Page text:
John huffs a laugh, small and bitter. “Yeah, you'd say that, wouldn't you? I have to try, okay. And you have to let me go.”
Sherlock's eyes are stinging. “I can try too,” he says, throat tightening. “I can try more. You can't...” He shakes his head, trying to sort out the words. “I can try again, if you – if you –”
“Stop,” John says, and exhales hard. “You know it's – it's not you. It's us.” He stops and frowns at the words, like he hadn't meant to say them, and pinches his lips shut.
Sherlock doesn't know what to do with the silence between them. He wants to touch John; a painful desire to sample something of him to keep, to keep and look at under the cold light of his absence. But John has drawn lines around himself in the past weeks and has kept carefully inside them, slowly letting the bonds between them slacken and relax. Sherlock had been able to do nothing but powerlessly hang onto his end, feeling how every day, John cut more of himself loose.
“I should go,” John says, pulling his car keys out of his pocket.
“I love you,” Sherlock blurts out, completely without premeditation.
The words fall without anything to catch them. Immediately, he wants to gather them back up, swallow them back in – a panicky response that takes him by surprise with its strength. They look at each other for a long moment. Sherlock's heart is pounding a rhythm of warning in his skull. John's eyes are a hard blue, his face stubbled and shadowy with stress.
“Yeah,” John says finally. “I know that.” He wipes his hands slowly down his face over his eyes; when they come away he looks almost angry, despite the sheen of tears in his eyes. “Please don't make this any harder,” he says, clipped, biting down on the words as though he's afraid of what they might do if he doesn't keep them under control.
“You're the one who's making it hard,” Sherlock says quickly, then regrets it, insides still reeling with a turbulent unease. He brings his hand to his lips to protect the vulnerability of what he just let fall out of his mouth from John's gaze. It doesn't work. He feels flayed, he feels de-boned and laid out to dry.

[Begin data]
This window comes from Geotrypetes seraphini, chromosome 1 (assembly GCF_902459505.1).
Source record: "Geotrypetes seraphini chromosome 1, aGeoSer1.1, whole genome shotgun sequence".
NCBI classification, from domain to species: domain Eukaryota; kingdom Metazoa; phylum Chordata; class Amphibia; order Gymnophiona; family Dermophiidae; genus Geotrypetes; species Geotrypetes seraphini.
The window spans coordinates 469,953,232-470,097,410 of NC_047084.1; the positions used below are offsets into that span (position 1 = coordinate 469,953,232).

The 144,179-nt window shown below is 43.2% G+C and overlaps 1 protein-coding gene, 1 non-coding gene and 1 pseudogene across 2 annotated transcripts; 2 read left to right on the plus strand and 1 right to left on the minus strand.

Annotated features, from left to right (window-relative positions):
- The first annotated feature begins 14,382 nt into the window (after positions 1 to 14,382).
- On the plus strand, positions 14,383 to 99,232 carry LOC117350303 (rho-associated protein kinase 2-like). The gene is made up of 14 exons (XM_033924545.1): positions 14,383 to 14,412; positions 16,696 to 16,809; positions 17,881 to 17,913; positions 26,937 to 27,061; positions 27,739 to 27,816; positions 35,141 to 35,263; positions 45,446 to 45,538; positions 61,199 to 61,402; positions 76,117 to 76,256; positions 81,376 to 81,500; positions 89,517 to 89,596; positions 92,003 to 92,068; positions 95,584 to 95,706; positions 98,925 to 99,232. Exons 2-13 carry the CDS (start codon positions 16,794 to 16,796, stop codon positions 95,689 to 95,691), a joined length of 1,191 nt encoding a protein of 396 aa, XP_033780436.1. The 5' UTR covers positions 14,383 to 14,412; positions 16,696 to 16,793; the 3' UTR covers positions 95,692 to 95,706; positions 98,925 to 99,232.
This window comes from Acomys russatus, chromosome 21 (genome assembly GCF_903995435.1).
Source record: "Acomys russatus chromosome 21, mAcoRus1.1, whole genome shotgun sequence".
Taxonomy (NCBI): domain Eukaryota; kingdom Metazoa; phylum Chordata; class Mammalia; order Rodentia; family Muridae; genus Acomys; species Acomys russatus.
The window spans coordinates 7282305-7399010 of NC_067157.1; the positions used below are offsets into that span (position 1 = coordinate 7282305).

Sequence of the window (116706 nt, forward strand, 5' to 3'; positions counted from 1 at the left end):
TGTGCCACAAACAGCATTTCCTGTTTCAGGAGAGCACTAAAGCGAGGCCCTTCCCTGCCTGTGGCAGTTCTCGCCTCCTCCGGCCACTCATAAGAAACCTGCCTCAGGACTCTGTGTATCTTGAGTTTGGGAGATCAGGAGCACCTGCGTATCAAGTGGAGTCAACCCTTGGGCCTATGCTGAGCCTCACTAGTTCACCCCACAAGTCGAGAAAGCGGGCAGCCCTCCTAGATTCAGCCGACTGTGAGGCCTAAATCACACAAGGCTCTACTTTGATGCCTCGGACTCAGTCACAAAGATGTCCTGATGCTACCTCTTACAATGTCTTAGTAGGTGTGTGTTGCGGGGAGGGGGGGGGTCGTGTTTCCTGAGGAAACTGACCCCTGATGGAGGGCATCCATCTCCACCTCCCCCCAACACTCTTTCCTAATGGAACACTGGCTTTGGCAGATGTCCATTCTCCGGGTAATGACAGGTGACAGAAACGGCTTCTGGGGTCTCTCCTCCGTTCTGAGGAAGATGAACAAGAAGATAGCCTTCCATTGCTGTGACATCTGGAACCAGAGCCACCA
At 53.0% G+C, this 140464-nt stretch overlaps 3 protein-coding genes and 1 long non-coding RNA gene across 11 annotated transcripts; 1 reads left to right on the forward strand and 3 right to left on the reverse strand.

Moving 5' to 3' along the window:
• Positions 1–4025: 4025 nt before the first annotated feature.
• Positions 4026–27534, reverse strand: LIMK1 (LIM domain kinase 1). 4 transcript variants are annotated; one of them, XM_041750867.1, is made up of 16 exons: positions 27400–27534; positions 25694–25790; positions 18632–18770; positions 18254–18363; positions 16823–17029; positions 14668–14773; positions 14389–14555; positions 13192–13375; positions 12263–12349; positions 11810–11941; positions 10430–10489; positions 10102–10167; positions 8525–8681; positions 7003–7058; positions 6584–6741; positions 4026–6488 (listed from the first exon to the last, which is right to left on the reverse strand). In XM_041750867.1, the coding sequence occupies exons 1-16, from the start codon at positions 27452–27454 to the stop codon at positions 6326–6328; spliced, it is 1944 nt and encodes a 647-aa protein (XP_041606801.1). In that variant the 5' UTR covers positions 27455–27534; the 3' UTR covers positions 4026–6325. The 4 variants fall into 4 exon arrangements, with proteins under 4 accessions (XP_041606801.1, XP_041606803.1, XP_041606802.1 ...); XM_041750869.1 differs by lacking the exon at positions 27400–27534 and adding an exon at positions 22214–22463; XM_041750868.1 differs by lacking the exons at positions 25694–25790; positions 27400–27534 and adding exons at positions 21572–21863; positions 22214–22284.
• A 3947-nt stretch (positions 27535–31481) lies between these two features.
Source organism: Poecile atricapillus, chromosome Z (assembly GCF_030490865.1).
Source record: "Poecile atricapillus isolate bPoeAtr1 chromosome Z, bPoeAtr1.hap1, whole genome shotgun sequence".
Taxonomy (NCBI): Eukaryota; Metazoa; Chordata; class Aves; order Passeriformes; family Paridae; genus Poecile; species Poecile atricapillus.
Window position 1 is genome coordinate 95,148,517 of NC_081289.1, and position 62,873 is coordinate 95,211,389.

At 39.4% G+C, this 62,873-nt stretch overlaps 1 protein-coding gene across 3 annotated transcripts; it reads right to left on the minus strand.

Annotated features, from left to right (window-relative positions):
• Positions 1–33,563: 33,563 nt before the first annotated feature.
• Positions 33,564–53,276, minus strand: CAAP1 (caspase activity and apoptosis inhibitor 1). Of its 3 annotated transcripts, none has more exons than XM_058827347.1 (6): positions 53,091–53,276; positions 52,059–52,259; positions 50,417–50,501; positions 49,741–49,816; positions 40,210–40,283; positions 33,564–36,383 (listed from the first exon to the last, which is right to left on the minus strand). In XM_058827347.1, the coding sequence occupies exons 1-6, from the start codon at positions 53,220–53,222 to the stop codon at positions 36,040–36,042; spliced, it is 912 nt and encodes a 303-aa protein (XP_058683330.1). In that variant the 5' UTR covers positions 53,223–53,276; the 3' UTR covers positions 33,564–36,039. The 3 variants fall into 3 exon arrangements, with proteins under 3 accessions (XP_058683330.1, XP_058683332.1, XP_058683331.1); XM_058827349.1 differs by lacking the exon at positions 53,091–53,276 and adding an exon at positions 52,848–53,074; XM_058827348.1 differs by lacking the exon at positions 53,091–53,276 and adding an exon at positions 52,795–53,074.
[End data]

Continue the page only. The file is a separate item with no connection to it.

John is watching him. “You'll be fine,” he says, and sounds like he actually believes it.
Wordlessly, Sherlock shakes his head. He looks at John, and feels it, deep in the marrow of his bones: the beginning frost of a life without John, and the cold, hard knowledge that he tried, and tried, and tried, and still couldn't make it work.
John straightens even more. “I can visit. If you want.”
Sherlock doesn't know which idea is worse: John coming over for tea and stilted conversation in the house that used to be theirs, or John never coming over at all. He shakes his head, almost speechless at the horror of it all.
“Okay,” John says, always John, good and soft and sharp and damaged John, John who despite everything fits so perfectly into the fault lines of who Sherlock is, as though they were bruised up together before life began and were then put on the planet, blindly looking for each other, and cracking each other just a little more each time they got caught in each other's orbit.
John leaves, with seven cardboard boxes of clothes and books loaded into the back of the Honda.
Sherlock stays, and looks on as the bright day sobers into an evening of low, orange-coloured clouds.
Day zero, he thinks, for no discernible reason, and closes his eyes against the sky, blushing over the trees as if ashamed.
For a while it feels like moving through treacle. Time seems to have a different quality to it. He feels like he's always sleeping, yet he doesn't ever feel rested; he has trouble focusing on his work and has to fight, exhausting moment after exhausting moment, the persistent thought that none of it is worth it. He neatly files away the thought that if he were to tell John about his fitful, exhausting nights and the way he feels during the day, John would ask him questions carefully probing for other symptoms of depression.
Do you sometimes feel as though there's no point in getting up?
Well fucking spotted, doctor.
Despite the lethargy, Sherlock becomes aware that Dimmock and the newly promoted DI Gregson are feeding him all sorts of easy cases, cases that the Met would have no problem solving on their own and that take Sherlock no more than a few hours each.
When confronted with it, Dimmock frowns. “Why do you think, Holmes? Half the department thinks you're going to off yourself. For real this time.” He taps a pencil against his desk. “Don't want that on my precious time. We've got enough stiffs here as it is.”